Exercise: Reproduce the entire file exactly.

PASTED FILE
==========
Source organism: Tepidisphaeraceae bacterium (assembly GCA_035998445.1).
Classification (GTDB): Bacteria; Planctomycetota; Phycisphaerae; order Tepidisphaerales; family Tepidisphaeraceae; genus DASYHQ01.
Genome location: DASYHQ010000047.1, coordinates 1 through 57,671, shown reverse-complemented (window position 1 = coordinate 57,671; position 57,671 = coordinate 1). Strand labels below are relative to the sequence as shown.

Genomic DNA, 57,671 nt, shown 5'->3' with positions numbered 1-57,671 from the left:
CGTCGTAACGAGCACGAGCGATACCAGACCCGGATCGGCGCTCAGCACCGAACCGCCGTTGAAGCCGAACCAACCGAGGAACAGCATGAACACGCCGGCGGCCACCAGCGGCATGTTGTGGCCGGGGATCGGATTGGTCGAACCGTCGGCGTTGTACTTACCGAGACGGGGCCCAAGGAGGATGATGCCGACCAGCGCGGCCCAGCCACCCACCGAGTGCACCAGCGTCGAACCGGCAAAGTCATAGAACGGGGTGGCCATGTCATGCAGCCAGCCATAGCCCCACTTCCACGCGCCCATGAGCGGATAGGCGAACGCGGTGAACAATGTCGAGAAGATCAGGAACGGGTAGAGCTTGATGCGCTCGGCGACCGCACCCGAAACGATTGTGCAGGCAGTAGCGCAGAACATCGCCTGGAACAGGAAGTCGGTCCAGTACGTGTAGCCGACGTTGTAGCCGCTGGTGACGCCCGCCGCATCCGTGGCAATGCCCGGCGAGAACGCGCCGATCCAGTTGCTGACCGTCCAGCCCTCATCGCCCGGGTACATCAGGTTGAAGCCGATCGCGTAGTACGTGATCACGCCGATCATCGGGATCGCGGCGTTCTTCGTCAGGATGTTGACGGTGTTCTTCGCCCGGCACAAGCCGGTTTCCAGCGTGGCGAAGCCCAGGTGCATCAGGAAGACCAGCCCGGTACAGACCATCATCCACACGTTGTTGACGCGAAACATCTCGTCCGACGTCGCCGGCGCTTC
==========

Source organism: Tepidisphaeraceae bacterium (assembly GCA_035998445.1).
Classification (GTDB): Bacteria; Planctomycetota; Phycisphaerae; order Tepidisphaerales; family Tepidisphaeraceae; genus DASYHQ01.
Genome location: DASYHQ010000047.1, coordinates 1 through 57,671, shown reverse-complemented (window position 1 = coordinate 57,671; position 57,671 = coordinate 1). Strand labels below are relative to the sequence as shown.

Genomic DNA, 57,671 nt, shown 5'->3' with positions numbered 1-57,671 from the left:
CGTCGTAACGAGCACGAGCGATACCAGACCCGGATCGGCGCTCAGCACCGAACCGCCGTTGAAGCCGAACCAACCGAGGAACAGCATGAACACGCCGGCGGCCACCAGCGGCATGTTGTGGCCGGGGATCGGATTGGTCGAACCGTCGGCGTTGTACTTACCGAGACGGGGCCCAAGGAGGATGATGCCGACCAGCGCGGCCCAGCCACCCACCGAGTGCACCAGCGTCGAACCGGCAAAGTCATAGAACGGGGTGGCCATGTCATGCAGCCAGCCATAGCCCCACTTCCACGCGCCCATGAGCGGATAGGCGAACGCGGTGAACAATGTCGAGAAGATCAGGAACGGGTAGAGCTTGATGCGCTCGGCGACCGCACCCGAAACGATTGTGCAGGCAGTAGCGCAGAACATCGCCTGGAACAGGAAGTCGGTCCAGTACGTGTAGCCGACGTTGTAGCCGCTGGTGACGCCCGCCGCATCCGTGGCAATGCCCGGCGAGAACGCGCCGATCCAGTTGCTGACCGTCCAGCCCTCATCGCCCGGGTACATCAGGTTGAAGCCGATCGCGTAGTACGTGATCACGCCGATCATCGGGATCGCGGCGTTCTTCGTCAGGATGTTGACGGTGTTCTTCGCCCGGCACAAGCCGGTTTCCAGCGTGGCGAAGCCCAGGTGCATCAGGAAGACCAGCCCGGTACAGACCATCATCCACACGTTGTTGACGCGAAACATCTCGTCCGACGTCGCCGGCGCTTC